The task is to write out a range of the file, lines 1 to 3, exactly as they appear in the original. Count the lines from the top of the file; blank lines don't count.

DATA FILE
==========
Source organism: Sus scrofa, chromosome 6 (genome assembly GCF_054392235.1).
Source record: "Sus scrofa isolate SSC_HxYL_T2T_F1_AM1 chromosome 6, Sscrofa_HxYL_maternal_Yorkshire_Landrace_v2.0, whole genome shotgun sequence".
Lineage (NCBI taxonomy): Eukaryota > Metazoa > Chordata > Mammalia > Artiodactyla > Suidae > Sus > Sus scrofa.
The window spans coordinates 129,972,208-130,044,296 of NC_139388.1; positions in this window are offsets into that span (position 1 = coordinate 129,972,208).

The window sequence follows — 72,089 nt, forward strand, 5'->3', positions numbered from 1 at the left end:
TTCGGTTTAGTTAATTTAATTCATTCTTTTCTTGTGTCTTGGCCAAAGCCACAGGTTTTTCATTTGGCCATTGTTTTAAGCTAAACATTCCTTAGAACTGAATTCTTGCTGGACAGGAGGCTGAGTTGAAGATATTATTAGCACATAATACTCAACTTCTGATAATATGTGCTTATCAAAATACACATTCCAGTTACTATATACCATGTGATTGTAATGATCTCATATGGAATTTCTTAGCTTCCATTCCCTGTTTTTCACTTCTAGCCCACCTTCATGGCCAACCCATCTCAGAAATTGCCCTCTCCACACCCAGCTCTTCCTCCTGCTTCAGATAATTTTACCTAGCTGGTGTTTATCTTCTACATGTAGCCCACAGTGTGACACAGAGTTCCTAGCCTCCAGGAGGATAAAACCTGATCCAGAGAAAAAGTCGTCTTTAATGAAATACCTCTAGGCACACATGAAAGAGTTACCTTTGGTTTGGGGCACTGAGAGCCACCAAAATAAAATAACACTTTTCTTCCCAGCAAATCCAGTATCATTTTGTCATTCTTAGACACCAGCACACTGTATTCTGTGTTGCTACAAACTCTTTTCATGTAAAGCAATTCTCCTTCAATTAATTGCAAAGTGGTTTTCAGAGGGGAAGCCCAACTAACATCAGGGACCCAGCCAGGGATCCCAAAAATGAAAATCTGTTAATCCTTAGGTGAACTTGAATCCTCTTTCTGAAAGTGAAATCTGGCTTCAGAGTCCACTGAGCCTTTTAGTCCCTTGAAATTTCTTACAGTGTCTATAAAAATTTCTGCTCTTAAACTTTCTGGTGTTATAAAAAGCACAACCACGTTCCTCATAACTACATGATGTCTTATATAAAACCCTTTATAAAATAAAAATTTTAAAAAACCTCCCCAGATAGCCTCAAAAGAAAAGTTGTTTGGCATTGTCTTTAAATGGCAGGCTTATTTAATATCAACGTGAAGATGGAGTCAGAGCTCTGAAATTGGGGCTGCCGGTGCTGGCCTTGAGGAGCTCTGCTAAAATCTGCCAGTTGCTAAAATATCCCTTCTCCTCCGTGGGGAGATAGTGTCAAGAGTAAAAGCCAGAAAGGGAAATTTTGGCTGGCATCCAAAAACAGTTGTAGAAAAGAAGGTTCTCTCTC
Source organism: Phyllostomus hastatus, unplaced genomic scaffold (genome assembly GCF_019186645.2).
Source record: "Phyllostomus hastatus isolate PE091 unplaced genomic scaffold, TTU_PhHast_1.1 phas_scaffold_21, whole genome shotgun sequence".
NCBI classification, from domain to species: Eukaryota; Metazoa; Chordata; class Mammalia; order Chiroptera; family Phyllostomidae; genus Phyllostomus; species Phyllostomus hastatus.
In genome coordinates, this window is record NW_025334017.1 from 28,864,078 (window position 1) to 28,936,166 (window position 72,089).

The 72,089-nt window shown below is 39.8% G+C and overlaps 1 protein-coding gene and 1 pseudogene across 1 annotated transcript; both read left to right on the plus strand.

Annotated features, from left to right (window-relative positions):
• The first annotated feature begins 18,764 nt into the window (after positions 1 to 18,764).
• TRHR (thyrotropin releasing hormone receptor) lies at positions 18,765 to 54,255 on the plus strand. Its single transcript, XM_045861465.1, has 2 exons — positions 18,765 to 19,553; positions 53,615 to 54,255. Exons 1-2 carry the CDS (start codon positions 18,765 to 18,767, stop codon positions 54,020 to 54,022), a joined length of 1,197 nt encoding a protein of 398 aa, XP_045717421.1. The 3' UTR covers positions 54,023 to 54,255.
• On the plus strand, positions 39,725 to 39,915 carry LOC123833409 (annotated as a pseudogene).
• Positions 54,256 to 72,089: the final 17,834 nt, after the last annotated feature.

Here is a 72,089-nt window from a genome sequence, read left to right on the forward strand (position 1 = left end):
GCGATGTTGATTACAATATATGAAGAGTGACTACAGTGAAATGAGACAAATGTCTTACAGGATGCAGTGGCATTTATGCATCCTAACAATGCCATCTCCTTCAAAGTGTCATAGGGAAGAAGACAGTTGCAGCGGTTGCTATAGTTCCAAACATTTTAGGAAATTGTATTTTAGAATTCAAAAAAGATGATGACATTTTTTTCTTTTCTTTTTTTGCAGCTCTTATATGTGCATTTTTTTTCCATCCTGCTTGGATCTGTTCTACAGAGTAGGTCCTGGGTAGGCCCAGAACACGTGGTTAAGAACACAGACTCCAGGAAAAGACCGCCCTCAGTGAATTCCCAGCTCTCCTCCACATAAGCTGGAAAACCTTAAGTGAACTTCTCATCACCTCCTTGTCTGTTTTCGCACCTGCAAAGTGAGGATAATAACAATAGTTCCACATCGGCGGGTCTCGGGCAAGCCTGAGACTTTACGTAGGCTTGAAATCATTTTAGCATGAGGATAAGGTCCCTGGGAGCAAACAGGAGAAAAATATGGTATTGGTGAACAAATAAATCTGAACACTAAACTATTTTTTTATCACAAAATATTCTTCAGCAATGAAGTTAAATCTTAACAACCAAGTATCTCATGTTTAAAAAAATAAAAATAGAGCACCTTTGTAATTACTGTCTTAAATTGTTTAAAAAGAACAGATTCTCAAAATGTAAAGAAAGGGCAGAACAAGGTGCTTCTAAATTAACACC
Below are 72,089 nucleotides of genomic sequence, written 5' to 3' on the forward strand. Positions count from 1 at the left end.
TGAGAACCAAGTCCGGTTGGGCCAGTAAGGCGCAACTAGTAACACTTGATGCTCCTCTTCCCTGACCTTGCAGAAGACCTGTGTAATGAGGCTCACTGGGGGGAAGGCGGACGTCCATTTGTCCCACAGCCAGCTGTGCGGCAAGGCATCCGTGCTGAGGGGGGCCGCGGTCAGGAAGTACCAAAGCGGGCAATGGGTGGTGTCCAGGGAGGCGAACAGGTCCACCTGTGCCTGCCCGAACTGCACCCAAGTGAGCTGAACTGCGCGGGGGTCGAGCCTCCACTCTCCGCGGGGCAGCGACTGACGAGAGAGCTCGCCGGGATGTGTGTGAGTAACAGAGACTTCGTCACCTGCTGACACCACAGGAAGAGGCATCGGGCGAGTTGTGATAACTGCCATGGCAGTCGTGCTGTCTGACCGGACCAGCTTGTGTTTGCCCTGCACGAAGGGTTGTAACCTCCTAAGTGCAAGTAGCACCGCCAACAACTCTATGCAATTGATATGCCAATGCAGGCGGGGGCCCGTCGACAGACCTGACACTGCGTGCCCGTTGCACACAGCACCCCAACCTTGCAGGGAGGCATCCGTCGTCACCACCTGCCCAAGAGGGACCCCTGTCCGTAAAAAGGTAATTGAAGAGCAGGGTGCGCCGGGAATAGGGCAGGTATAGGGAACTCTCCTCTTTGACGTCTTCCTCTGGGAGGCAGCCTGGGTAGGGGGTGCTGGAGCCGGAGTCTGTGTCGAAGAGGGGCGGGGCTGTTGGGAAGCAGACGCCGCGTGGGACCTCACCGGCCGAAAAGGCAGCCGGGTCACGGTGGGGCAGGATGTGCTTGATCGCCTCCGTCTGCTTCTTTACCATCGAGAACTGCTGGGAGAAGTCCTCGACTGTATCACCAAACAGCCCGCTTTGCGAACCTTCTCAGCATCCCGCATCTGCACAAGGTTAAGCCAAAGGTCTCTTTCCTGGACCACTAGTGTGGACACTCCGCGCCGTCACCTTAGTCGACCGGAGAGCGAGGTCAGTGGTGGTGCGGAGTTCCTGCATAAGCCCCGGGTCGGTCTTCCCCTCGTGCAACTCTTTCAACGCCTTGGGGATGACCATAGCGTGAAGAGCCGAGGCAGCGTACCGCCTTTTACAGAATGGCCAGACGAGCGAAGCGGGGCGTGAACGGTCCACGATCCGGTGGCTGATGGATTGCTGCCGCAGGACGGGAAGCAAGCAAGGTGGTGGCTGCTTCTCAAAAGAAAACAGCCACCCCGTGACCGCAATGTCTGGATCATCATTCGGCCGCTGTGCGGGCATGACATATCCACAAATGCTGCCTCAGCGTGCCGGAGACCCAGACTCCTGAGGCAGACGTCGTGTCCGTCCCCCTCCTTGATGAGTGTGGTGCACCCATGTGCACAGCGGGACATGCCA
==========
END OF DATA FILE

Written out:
Source organism: Sus scrofa, chromosome 6 (genome assembly GCF_054392235.1).
Source record: "Sus scrofa isolate SSC_HxYL_T2T_F1_AM1 chromosome 6, Sscrofa_HxYL_maternal_Yorkshire_Landrace_v2.0, whole genome shotgun sequence".
Lineage (NCBI taxonomy): Eukaryota > Metazoa > Chordata > Mammalia > Artiodactyla > Suidae > Sus > Sus scrofa.